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Toronto, Canada

Humphrey D.,Seneca College | Brook C.,A+ Network | MacDonald A.,Bocoup
Proceedings of the 19th International Conference on World Wide Web, WWW '10 | Year: 2010

The HTML5 specification introduces the audio and video media elements, and with them the opportunity to change the way media is integrated on the web. The current HTML5 media API provides ways to play and get limited information about audio and video, but no way to programatically access or create such media. In this paper we present an enhanced API for these media elements, as well as details about a Mozilla Firefox implementation created by the authors, which allows web developers to read and write raw audio data. © 2010 Copyright is held by the author/owner(s). Source


Carothers R.,Technology Partners | Breslin C.,Institute for Work and Health | Breslin C.,Seneca College | Breslin C.,University of Toronto | And 2 more authors.
International Journal of Occupational and Environmental Health | Year: 2010

Microfinance programs are recognized as a way of improving incomes and creating employment for large numbers of low-income families, but there are concerns that working conditions within these informal microenterprises are far from ideal. For example, when families receive loans to expand a microenterprise, children may make up the labor shortfall until the family can afford to hire adult workers. Through the Promoting and Protecting the Interests of Children who Work (PPIC-Work) project being carried out in Egypt, a set of interventions that can not only improve working conditions, but can also be integrated into standard microfinance programs has been developed. By working with and through self-financing microfinance programs, the PPIC-Work approach provides a way of improving occupational safety and health not only for children working in microenterprises but also for large numbers of children and adults working in the informal sector more generally. Source


Earnshaw E.,Seneca College
Biology and Philosophy | Year: 2015

The Hardy–Weinberg equilibrium has been argued by Sober, Stephens and others to represent the zero-force state for evolutionary biology understood as a theory of forces. I investigate what it means for a model to involve forces, developing an explicit account by defining what the zero-force state is in a general theoretical context. I use this account to show that Hardy–Weinberg equilibrium is not the zero-force state in biology even in the contexts in which it applies, and argue based on this that drift should not be understood as an evolutionary force. © 2014, Springer Science+Business Media Dordrecht. Source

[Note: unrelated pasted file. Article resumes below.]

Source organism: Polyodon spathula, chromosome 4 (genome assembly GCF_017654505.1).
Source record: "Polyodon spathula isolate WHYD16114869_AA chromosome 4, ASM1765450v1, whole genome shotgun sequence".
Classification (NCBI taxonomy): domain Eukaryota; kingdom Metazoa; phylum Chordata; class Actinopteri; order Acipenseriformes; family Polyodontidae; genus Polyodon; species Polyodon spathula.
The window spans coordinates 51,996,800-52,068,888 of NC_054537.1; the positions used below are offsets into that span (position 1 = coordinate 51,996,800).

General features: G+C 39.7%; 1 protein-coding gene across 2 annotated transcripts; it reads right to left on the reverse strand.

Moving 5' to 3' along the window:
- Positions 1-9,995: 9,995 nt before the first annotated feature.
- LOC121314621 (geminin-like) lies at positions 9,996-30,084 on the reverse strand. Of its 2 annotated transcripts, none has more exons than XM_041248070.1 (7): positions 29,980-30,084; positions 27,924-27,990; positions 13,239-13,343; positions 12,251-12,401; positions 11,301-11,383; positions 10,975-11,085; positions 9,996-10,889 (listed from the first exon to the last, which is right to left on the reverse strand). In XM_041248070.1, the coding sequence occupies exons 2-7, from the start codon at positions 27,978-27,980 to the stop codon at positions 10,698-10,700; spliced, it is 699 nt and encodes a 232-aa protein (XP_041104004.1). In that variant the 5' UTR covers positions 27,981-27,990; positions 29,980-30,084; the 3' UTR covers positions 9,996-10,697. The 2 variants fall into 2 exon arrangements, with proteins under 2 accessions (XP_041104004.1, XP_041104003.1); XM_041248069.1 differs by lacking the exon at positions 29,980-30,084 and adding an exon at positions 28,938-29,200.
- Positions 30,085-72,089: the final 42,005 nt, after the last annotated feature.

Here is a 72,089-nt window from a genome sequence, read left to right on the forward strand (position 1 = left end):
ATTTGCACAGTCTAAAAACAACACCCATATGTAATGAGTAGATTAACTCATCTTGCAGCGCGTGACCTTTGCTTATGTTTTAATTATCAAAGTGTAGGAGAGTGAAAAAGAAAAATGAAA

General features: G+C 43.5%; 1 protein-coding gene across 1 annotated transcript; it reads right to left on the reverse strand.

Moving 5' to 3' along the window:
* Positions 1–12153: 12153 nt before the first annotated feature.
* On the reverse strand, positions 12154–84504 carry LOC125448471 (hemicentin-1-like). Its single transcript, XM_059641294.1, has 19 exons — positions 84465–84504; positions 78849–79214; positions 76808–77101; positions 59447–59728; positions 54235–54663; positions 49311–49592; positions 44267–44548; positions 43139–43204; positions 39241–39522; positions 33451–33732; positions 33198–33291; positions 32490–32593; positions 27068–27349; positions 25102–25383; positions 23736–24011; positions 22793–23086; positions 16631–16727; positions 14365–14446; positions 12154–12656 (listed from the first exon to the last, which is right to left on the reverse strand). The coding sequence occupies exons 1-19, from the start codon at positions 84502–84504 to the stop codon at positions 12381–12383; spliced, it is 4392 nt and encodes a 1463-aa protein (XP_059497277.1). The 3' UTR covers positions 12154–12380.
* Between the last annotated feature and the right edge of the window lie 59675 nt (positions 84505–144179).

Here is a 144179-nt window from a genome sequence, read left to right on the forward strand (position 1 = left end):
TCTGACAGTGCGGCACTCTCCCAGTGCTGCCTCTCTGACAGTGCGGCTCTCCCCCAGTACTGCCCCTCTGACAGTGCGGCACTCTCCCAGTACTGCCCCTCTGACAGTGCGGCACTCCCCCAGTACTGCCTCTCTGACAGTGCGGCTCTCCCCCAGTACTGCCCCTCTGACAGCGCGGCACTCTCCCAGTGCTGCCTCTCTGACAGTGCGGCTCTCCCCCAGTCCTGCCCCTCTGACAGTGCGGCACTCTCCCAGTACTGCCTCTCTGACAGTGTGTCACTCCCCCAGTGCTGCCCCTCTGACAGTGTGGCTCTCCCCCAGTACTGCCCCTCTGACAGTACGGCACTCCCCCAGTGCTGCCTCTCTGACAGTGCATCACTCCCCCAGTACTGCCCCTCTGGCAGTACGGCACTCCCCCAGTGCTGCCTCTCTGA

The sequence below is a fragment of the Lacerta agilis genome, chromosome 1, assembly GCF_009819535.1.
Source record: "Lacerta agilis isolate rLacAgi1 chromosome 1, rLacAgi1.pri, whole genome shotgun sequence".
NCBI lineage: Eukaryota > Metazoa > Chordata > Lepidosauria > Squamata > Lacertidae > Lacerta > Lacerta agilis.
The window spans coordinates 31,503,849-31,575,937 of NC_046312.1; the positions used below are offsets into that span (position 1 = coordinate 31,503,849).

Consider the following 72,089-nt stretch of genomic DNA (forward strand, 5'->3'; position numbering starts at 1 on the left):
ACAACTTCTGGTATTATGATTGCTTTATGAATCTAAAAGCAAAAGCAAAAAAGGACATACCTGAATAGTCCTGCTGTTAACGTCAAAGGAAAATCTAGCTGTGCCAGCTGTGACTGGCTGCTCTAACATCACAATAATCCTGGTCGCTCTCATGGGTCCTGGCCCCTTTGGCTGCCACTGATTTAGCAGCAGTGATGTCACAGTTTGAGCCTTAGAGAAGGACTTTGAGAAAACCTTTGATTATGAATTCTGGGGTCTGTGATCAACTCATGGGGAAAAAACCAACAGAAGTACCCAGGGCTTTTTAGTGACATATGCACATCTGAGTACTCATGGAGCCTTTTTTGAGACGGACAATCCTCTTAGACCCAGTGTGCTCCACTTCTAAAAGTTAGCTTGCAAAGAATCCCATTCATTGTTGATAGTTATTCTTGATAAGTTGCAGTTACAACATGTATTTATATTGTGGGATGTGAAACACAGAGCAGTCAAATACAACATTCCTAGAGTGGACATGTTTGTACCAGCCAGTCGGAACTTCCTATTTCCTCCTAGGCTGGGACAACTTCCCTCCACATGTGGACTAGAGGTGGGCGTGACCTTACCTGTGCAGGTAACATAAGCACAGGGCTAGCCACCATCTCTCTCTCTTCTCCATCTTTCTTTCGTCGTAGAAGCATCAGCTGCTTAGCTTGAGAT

Woit D.,Ryerson University | Bell K.,Seneca College
KMIS 2014 - Proceedings of the International Conference on Knowledge Management and Information Sharing | Year: 2014

In this work we (i) expose and analyse the social-psychological principle of commitment and consistency embedded in the Extreme Programming software development process, (ii) illustrate how this principle can be leveraged to impact upon project success, and (iii) provide practical evidence of the manifestation of this principle and its effects in the Extreme Programming domain, through nascent results from our qualitative case study. This work is in its initial stages; our intent is to persuade the reader that commitment and consistency are indeed relevant factors in Extreme Programming process, are potentially impactful on organizational success, and are worthy of further study. Source


Korus M.,University of Toronto | Stinson J.,University of Toronto | Pool R.,University of Toronto | Williams A.,University of Toronto | Kagan S.,Seneca College
Progress in Transplantation | Year: 2011

Context-Adolescents are at higher risk for organ loss than are all other age groups, but no studies have been conducted to examine the specific information needs of adolescents. A better understanding of adolescents' information needs is essential for developing programs tailored to their unique requirements.Objective-To explore information needs of adolescents who have undergone kidney transplantation in order to inform development of an education program.Design-A qualitative descriptive design was used. Focus groups (n = 2) were conducted by using a semistructured interview guide. Transcribed data were organized into categories that reflected emerging themes by using simple content analysis.Participants and Setting-A convenience sample of 8 adolescents (50% female) who varied in age, donor type, and time since transplantation were recruited from a large Canadian tertiary care pediatric center.Results- Adolescents articulated that the process of undergoing kidney transplant was very stressful and affected all aspects of their lives. In particular, adolescents identified 4 main stressors: changes in body image, wanting to be normal, pain, and breakdown in communication processes. The 2 strategies that assisted adolescents in coping with these stressors were (1) gaining knowledge about the transplantation process and (2) experiencing understanding through social support. They wanted information provided to them gradually throughout the transplant experience with choices given as to how they receive the information.Conclusion-Adolescents were united in their call for information, self-management strategies, and meaningful social support to better manage their kidney transplant and prepare for transition to adult health care. Source

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